Salt – Obsessive food no.2

Cut Salt and Live Happily Ever After

Find yourself ordering French fries more for the saltiness than the potato? Do you put salt on everything – even watermelon? If so you’re probably in the majority of people whose salt intake is double (5000 mg daily) that recommended by the FDA (2500 mg daily). As common salt – white refined sodium chloride – is toxic to our bodies, it’s a common craving that’s good to curb.

For most people, craving salt is simply a matter of habit developed by eating lots of salty foods like potato chips, salted nuts and French fries.

But craving salty foods can be a symptom of adrenal exhaustion, especially in people who live fast-paced, stressful lives. Your body needs approximately 500 mg of salt a day. If you are an athlete or work hard physically, and sweat a lot, you will need more. A desire for salt may simply be a result of dehydration, the process by which your body loses water, electrolytes and salt. Some experts believe that Americans are so accustomed to a high-sodium diet, that they go into salt “withdrawal” when their eating habits change.

Slowly cutting back on salt, rather than completely cutting it out of your diet, is a more effective way to reduce your intake.


Beating Salt Craving

Replace your standard table salt with unrefined sea salts.Often the body doesn’t actually want the salt, but the mineral content found in salt. Because unrefined sea salts have a stronger flavor and higher mineral content, you can use less and give your body exactly what it is craving.

Eat foods that are high in Vitamin C and Potassium. If stress and adrenal failure are causing your cravings, these foods will help reduce the urge.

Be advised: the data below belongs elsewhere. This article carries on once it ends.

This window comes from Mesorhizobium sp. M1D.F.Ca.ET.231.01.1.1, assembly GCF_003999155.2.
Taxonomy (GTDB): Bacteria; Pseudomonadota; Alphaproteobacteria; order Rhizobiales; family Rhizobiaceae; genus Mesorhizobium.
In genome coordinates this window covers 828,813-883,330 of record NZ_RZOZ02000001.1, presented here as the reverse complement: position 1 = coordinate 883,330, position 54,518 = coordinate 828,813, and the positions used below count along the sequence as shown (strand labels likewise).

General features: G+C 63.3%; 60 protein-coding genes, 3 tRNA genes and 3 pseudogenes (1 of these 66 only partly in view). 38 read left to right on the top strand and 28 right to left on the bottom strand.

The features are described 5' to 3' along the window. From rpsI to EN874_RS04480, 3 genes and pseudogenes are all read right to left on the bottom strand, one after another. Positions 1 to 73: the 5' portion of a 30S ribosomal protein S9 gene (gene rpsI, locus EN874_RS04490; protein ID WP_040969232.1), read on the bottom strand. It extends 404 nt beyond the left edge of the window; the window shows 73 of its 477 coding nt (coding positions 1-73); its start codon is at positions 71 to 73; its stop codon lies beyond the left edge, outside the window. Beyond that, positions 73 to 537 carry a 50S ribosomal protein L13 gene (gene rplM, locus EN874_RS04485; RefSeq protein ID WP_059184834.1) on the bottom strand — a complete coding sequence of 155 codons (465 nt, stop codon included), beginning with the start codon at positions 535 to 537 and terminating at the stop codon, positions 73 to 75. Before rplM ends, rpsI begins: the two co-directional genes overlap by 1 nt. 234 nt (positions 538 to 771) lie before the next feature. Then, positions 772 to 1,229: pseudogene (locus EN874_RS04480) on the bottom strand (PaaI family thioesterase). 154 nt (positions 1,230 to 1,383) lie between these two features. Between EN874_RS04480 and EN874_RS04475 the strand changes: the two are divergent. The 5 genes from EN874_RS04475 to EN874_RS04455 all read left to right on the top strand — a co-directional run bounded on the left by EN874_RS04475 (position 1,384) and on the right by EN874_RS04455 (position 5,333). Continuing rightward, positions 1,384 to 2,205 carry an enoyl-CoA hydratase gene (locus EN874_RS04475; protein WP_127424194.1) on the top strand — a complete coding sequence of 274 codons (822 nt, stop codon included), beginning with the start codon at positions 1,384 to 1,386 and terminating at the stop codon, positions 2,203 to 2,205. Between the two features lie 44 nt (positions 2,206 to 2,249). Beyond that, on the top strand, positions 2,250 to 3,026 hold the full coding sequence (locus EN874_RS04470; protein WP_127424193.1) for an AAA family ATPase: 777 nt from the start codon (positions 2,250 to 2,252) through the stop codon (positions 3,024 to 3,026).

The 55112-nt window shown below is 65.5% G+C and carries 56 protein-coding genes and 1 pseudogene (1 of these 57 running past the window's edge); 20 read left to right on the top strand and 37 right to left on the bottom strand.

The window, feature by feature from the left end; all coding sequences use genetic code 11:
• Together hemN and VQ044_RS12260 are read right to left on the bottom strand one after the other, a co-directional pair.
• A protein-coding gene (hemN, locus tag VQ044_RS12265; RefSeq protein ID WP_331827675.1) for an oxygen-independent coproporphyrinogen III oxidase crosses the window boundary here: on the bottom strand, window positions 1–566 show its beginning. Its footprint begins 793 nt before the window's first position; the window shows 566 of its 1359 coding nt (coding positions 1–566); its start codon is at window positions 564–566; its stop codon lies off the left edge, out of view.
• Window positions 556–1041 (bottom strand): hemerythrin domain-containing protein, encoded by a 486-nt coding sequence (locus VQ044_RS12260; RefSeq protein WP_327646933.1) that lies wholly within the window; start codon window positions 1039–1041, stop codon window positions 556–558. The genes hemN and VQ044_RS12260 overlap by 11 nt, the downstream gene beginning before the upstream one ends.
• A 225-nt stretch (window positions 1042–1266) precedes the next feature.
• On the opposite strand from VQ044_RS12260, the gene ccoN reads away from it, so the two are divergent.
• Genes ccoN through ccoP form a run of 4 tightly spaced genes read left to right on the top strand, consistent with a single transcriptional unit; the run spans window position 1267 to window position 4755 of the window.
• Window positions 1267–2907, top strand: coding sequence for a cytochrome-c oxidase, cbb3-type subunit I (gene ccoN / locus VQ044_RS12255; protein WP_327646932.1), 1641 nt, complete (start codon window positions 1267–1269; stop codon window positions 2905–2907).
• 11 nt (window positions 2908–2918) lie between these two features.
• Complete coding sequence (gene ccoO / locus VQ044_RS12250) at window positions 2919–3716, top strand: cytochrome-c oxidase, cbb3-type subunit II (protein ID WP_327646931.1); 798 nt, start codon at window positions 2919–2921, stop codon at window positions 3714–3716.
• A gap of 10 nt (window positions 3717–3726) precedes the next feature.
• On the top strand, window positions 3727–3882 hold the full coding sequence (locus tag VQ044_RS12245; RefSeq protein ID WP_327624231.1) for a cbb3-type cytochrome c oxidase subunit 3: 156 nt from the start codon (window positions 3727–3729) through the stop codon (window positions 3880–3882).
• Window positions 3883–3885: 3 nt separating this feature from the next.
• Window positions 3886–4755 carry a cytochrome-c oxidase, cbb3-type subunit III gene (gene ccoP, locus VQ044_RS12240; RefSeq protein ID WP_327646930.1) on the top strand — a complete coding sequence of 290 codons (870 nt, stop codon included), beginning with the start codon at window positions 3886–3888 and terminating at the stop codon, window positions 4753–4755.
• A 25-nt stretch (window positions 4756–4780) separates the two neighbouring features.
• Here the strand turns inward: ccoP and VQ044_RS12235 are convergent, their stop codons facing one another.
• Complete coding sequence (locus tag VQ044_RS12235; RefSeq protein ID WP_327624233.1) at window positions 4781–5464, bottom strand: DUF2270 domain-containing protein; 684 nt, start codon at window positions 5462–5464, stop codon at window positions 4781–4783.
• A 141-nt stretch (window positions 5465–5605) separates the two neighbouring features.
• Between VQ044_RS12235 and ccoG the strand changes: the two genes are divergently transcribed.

Foods high in Vitamin C – Citrus, Pepper, Broccoli

Foods high in Potassium – Apricots, Bran Wheat, Raisins, Figs, and Baked Potato With Skin

Substitute a squeeze of lemon juice in your favorite recipes instead of adding excess salt. Just like salt, lemon helps to bring out the natural flavors of food, but does not carry the health risks. While it may take some getting used to, before your know it, you won’t even miss the excess salt.

The best way to fight dehydration is by drinking more water and by replacing the lost salt. Many sports drinks like Gatorade and Powerade provide the necessary nutrients for hydration, especially after an intense workout.

Replace some processed foods with fresh fruits and vegetables and season your dishes with herbs and spices. Stick with it and after a while you won’t miss the salt and will be feeling better. And if you’ve developed a taste for watermelon with salt on it, try dipping bite-sized pieces of watermelon in soy sauce instead.

Caution: Sudden, excessive cravings for salt can also be a sign of some serious health conditions, such as diabetes, heart disease, and sickle cell anaemia. If you experience symptoms of any of these diseases, you should consult your physician immediately.